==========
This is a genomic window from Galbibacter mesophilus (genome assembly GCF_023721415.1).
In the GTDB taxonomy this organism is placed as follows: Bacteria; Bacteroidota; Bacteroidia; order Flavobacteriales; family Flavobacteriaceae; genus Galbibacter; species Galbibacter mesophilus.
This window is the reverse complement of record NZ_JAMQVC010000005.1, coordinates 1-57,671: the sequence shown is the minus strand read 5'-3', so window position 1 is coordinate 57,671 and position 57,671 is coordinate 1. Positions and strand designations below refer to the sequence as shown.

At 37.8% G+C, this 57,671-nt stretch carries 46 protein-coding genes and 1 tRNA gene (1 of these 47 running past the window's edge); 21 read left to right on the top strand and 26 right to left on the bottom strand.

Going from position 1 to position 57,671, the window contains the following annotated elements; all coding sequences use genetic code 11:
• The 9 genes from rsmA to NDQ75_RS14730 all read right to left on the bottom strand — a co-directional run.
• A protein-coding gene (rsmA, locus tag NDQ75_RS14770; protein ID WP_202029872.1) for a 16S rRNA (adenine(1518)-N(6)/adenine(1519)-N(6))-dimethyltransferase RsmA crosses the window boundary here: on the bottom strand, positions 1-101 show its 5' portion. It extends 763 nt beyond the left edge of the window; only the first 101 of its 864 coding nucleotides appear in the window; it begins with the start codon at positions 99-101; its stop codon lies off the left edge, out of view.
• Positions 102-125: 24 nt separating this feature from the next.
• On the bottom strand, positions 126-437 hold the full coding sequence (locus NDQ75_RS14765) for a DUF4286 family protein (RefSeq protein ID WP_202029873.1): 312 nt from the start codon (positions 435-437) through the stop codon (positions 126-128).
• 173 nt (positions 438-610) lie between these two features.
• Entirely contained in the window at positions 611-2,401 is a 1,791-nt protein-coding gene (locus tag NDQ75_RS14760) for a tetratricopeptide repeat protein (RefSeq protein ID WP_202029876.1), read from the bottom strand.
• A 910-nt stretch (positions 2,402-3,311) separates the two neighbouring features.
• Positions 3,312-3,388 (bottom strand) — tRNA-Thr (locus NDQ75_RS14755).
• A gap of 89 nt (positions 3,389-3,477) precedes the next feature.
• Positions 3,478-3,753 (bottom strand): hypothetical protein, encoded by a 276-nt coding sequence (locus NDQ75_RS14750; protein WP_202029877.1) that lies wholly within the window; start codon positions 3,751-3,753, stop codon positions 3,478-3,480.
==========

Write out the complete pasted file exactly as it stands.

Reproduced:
This is a genomic window from Galbibacter mesophilus (genome assembly GCF_023721415.1).
In the GTDB taxonomy this organism is placed as follows: Bacteria; Bacteroidota; Bacteroidia; order Flavobacteriales; family Flavobacteriaceae; genus Galbibacter; species Galbibacter mesophilus.
This window is the reverse complement of record NZ_JAMQVC010000005.1, coordinates 1-57,671: the sequence shown is the minus strand read 5'-3', so window position 1 is coordinate 57,671 and position 57,671 is coordinate 1. Positions and strand designations below refer to the sequence as shown.

At 37.8% G+C, this 57,671-nt stretch carries 46 protein-coding genes and 1 tRNA gene (1 of these 47 running past the window's edge); 21 read left to right on the top strand and 26 right to left on the bottom strand.

Going from position 1 to position 57,671, the window contains the following annotated elements; all coding sequences use genetic code 11:
• The 9 genes from rsmA to NDQ75_RS14730 all read right to left on the bottom strand — a co-directional run.
• A protein-coding gene (rsmA, locus tag NDQ75_RS14770; protein ID WP_202029872.1) for a 16S rRNA (adenine(1518)-N(6)/adenine(1519)-N(6))-dimethyltransferase RsmA crosses the window boundary here: on the bottom strand, positions 1-101 show its 5' portion. It extends 763 nt beyond the left edge of the window; only the first 101 of its 864 coding nucleotides appear in the window; it begins with the start codon at positions 99-101; its stop codon lies off the left edge, out of view.
• Positions 102-125: 24 nt separating this feature from the next.
• On the bottom strand, positions 126-437 hold the full coding sequence (locus NDQ75_RS14765) for a DUF4286 family protein (RefSeq protein ID WP_202029873.1): 312 nt from the start codon (positions 435-437) through the stop codon (positions 126-128).
• 173 nt (positions 438-610) lie between these two features.
• Entirely contained in the window at positions 611-2,401 is a 1,791-nt protein-coding gene (locus tag NDQ75_RS14760) for a tetratricopeptide repeat protein (RefSeq protein ID WP_202029876.1), read from the bottom strand.
• A 910-nt stretch (positions 2,402-3,311) separates the two neighbouring features.
• Positions 3,312-3,388 (bottom strand) — tRNA-Thr (locus NDQ75_RS14755).
• A gap of 89 nt (positions 3,389-3,477) precedes the next feature.
• Positions 3,478-3,753 (bottom strand): hypothetical protein, encoded by a 276-nt coding sequence (locus NDQ75_RS14750; protein WP_202029877.1) that lies wholly within the window; start codon positions 3,751-3,753, stop codon positions 3,478-3,480.